Tag Archives: coffee

Italian breakfast, and why a cornetto isn’t a croissant

Cornetto, saccottino and cappucino at Baylon Cafe, Trastevere, Rome

Let the Games Begin (Che la festa cominci) is the latest novel by Italian writer Niccolò Ammaniti. He’s probably best known for Io non ho paura (I’m Not Scared), the 2001 novel that became a film in 2003.

A pretty broad satire of contemporary Roman society, Let the Games Begin is passingly entertaining, but it suffers from less-than-perfect translation and editing. As well as some fairly rudimentary editorial errors, the idiomatic translation doesn’t feel quite right. It’s also quite haphazard with its translation of Italian food names. While it’s content to refer to supplì as supplì, it seems to determinedly translate cornetto as croissant.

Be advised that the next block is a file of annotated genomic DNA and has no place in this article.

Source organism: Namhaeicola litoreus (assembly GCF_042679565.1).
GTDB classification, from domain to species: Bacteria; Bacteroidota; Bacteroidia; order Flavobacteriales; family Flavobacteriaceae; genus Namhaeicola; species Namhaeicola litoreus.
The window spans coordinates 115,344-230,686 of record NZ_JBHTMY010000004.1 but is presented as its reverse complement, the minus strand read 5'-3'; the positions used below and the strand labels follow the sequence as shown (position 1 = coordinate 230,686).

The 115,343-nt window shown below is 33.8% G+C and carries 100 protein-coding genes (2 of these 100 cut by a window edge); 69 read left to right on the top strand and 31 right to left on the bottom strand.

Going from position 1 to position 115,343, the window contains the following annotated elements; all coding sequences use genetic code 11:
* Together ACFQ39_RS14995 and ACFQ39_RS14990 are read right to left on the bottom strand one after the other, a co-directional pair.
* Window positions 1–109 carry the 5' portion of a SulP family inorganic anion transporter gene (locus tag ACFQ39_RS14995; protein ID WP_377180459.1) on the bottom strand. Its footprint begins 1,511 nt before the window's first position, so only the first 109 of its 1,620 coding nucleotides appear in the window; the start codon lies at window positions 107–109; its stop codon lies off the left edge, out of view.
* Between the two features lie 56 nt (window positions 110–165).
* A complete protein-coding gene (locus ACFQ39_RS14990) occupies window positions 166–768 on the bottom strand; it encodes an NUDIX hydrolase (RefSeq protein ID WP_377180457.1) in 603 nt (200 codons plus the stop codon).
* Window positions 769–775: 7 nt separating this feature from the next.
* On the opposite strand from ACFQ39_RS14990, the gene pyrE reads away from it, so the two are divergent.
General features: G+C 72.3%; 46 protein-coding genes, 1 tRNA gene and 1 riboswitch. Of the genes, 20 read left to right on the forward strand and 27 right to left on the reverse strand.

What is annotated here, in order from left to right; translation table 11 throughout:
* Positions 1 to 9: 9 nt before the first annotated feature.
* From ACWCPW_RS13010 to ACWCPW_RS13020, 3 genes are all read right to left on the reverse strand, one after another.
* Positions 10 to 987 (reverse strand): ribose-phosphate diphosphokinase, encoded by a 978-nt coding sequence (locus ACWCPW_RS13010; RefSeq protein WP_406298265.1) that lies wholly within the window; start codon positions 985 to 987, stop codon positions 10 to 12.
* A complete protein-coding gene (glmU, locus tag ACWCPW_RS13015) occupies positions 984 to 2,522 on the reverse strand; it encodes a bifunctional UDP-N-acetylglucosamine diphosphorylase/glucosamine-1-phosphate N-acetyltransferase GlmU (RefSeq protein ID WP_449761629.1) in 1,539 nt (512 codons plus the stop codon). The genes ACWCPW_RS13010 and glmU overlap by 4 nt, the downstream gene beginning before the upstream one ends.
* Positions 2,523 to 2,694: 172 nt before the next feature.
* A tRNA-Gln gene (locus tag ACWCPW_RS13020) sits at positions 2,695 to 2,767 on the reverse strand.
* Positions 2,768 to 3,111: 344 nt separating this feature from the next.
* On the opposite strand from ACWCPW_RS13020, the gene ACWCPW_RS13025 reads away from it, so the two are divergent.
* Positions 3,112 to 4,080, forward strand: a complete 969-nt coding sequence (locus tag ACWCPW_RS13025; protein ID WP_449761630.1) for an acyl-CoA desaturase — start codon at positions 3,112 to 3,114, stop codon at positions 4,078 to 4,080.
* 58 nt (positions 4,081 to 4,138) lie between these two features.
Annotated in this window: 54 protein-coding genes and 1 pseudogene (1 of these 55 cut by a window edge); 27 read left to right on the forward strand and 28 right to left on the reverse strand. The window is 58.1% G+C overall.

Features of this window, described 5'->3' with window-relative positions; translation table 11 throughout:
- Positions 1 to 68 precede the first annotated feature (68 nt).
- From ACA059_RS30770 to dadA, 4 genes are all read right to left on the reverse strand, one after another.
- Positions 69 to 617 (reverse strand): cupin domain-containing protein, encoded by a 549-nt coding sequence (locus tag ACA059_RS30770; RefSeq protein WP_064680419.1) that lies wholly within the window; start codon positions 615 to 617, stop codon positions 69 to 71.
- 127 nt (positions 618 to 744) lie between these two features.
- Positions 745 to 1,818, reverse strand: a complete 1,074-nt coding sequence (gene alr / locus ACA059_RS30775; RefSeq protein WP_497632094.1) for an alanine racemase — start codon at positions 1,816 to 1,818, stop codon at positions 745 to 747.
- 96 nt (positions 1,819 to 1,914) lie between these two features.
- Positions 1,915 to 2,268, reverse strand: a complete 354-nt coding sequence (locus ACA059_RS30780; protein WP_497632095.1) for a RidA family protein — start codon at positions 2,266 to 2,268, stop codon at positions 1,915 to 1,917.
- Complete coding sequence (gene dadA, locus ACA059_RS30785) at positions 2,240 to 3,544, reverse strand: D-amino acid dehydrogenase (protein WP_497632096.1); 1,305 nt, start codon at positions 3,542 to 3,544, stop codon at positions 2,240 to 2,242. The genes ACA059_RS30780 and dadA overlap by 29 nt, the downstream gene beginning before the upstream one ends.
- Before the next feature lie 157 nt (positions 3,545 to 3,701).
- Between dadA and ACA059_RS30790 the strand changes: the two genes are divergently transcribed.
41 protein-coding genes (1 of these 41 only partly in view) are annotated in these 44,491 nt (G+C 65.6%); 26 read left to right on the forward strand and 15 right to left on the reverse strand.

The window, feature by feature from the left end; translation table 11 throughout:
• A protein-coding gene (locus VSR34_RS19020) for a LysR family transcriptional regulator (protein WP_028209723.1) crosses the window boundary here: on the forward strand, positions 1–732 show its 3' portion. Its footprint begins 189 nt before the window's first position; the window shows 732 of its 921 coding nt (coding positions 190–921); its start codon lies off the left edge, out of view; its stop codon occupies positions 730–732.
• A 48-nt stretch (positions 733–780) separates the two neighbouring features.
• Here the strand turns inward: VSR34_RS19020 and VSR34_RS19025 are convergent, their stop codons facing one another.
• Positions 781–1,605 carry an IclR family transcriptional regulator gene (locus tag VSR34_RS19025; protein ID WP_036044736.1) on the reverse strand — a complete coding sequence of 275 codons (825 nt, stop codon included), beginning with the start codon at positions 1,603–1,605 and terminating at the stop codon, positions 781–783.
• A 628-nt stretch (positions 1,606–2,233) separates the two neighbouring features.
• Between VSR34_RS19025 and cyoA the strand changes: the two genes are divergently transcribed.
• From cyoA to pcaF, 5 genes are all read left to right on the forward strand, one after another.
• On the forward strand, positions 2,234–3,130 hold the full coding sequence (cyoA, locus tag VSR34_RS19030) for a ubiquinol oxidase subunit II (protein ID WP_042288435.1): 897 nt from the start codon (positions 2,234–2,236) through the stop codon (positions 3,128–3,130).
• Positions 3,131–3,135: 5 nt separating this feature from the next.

A cornetto (“little horn”) is not a croissant (French for “crescent”). Nor is it an ice-cream. It’s an Italian relative of the croissant, likely with the same origins, but today a distinct product. Sure they look similar, but they’re slightly different. Read on.

No one is in agreement about the origins of the crescent-shaped pastry, but one abiding story (or myth) is that it was invented in Austria to commemorate the defeat of the Ottomans, who besieged the city in 1683. Wikipedia gives more background. Whatever the origins of the pastry (other variables include chiffel and kipfel), since its birth the regional and national versions have diverged.

Breakfast pastries
Both the croissant and the cornetto are breakfast pastries. The quintessential breakfast I witness being consumed day-in day-out in Rome is a coffee – either a simple caffè (espresso) or cappucino (often just called cappuccio in Rome) – with a cornetto, normally just a cornetto semplice (“simple”, ie plain).